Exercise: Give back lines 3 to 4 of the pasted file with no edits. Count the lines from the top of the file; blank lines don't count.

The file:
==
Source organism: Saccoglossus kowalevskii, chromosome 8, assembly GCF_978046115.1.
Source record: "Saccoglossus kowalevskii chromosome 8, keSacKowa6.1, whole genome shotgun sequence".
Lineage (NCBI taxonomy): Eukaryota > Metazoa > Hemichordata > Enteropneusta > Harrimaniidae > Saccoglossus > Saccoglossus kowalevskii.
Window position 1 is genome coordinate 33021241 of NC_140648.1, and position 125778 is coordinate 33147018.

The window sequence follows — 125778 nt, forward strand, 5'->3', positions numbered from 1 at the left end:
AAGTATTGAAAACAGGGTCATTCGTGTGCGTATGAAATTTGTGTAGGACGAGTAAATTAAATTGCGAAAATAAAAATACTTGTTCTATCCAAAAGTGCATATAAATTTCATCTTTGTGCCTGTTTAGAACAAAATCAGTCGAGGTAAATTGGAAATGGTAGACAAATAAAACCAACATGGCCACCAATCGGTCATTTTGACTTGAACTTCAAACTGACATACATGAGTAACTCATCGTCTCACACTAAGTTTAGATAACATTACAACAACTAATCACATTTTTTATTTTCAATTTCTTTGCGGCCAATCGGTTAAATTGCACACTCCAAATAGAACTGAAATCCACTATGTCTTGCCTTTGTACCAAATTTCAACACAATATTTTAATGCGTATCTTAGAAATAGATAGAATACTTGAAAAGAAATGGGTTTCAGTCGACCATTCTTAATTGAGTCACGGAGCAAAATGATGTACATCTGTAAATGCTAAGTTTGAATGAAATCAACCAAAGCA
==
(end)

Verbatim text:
Lineage (NCBI taxonomy): Eukaryota > Metazoa > Hemichordata > Enteropneusta > Harrimaniidae > Saccoglossus > Saccoglossus kowalevskii.
Window position 1 is genome coordinate 33021241 of NC_140648.1, and position 125778 is coordinate 33147018.